Fossil fuel profits can easily cover climate losses: Report
An average of 189 million people per year have been affected by extreme weather events in low-income countries since 1991 when a mechanism for loss and damage was first proposed, the report said.
Rich nations could cover the climate-induced economic losses suffered by the world’s most vulnerable countries if they forced the fossil fuel industry to pay for the damage caused by their emissions, according to Oxfam International.
The profit from six large oil companies in the first half of 2022 was enough to offset the financial impacts of global-warming-fueled extreme weather events in low-income countries over the same period, with $70 billion left over, a new report from the nonprofit said. Economic losses in the 55 most climate-vulnerable countries have totaled more than half a trillion dollars over the past two decades, yet the fossil fuel industry’s profits were enough to counterbalance that almost 60 times over, the report said.
“It is an injustice that polluters who are disproportionately responsible for the escalating greenhouse gas emissions continue to reap these enormous profits while climate-vulnerable countries are left to foot the bill for the climate impacts destroying people’s lives, homes and jobs,” said Lyndsay Walsh, Oxfam’s climate policy adviser and co-author of the report. “We must end this delay.”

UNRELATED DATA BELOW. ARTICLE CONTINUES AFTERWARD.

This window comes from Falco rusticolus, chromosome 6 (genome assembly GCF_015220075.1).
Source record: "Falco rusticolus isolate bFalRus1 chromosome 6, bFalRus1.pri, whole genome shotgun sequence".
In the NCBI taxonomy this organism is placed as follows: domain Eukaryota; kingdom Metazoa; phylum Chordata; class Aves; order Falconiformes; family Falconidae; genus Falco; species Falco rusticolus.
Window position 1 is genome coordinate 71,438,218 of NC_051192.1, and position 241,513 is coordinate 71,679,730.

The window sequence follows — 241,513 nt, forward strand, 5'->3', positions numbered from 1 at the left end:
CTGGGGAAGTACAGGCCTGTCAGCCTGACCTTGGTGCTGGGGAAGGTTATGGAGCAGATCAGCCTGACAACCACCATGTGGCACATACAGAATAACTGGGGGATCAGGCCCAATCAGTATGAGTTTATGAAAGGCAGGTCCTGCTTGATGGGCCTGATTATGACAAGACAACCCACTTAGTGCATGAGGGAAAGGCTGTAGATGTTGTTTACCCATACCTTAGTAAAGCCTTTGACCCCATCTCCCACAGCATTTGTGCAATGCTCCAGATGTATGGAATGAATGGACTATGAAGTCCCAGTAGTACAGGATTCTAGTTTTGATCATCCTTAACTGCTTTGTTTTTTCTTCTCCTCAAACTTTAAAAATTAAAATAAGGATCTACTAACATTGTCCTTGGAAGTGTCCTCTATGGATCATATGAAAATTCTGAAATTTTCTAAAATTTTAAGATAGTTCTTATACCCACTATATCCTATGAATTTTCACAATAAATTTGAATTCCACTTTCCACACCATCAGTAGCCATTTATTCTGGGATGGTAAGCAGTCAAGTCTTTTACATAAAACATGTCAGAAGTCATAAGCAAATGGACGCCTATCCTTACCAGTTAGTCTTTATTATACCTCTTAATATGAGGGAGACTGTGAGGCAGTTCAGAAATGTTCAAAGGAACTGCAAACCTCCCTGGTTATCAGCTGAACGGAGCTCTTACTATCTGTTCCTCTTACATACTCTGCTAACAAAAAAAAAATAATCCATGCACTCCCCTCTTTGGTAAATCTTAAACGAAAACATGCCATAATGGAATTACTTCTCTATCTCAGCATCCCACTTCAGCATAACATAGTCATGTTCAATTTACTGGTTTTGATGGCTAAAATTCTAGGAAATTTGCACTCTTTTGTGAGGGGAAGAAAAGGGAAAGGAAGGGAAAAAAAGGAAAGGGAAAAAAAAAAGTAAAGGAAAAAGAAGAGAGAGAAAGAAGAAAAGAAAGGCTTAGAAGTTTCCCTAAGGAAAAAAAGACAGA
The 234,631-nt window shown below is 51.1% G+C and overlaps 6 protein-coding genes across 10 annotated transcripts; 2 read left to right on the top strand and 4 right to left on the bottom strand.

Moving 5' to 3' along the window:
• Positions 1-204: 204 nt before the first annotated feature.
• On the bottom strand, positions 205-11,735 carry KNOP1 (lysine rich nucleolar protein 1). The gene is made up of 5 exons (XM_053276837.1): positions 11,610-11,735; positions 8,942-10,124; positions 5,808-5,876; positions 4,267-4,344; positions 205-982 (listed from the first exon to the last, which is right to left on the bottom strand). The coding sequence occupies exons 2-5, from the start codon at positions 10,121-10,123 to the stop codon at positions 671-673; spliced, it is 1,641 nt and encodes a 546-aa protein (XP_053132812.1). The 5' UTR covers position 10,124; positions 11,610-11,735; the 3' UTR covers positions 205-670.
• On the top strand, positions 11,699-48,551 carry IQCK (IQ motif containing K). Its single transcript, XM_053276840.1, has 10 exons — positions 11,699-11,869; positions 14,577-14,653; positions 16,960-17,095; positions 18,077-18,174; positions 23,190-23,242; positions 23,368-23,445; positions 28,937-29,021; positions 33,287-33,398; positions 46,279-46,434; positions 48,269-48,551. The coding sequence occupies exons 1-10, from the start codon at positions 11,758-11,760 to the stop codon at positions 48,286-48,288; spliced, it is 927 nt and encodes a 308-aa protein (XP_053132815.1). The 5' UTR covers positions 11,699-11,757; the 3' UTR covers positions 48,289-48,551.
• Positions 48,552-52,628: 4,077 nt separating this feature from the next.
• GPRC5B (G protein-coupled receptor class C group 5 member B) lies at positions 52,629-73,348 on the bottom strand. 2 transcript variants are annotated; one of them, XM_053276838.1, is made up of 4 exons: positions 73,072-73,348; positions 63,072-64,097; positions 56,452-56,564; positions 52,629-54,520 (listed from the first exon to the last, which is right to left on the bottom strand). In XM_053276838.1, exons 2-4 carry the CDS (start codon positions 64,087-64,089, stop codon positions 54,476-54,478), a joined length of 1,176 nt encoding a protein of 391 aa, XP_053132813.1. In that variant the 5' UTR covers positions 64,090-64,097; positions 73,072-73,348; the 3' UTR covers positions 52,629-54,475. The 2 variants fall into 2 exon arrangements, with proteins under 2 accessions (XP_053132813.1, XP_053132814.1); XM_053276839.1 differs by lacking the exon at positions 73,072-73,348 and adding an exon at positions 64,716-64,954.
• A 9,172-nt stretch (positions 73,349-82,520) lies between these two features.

Recent flooding in Pakistan has thrust the issue of “loss and damage” into the spotlight, with just two weeks to go before the COP27 summit in Sharm El Sheikh. The jargon refers to the loss of lives, cultures or species that can never return and the damage to vital infrastructure that needs to be repaired after climate disasters. Rich countries generally oppose the creation of a facility that could leave them on the hook for billions of dollars due to their historic emissions.
The Oxfam report breaks down various arguments used by wealthy nations to delay for over three decades the creation of a loss and damage facility that’s expected to become a major source of debate over the two-week conference in Egypt. It says the assertion that the costs could be too high is one of the “most insidious discourses of all,” highlighting recent mobilizations of money to cushion the damage wrought by the Covid-19 pandemic. Moreover, the report says there are a number of ways for rich countries to source the finance outside existing budgets, such as a climate damages tax on polluters or an air passenger levy on flights.
A loss and damage fund would, for example, allow Pakistan to access grants, rather than loans from sources like the International Monetary Fund. The country’s debt rienvsks have been rising since the floods. Oxfam said in a report last week that money provided for climate mitigation and adaptation is already subject to “misleading” claims by rich countries, raising questions over its quality.
An average of 189 million people per year have been affected by extreme weather events in low-income countries since 1991 when a mechanism for loss and damage was first proposed, the report said. Over the same time period developing nations have experienced 79% of recorded deaths from such incidents.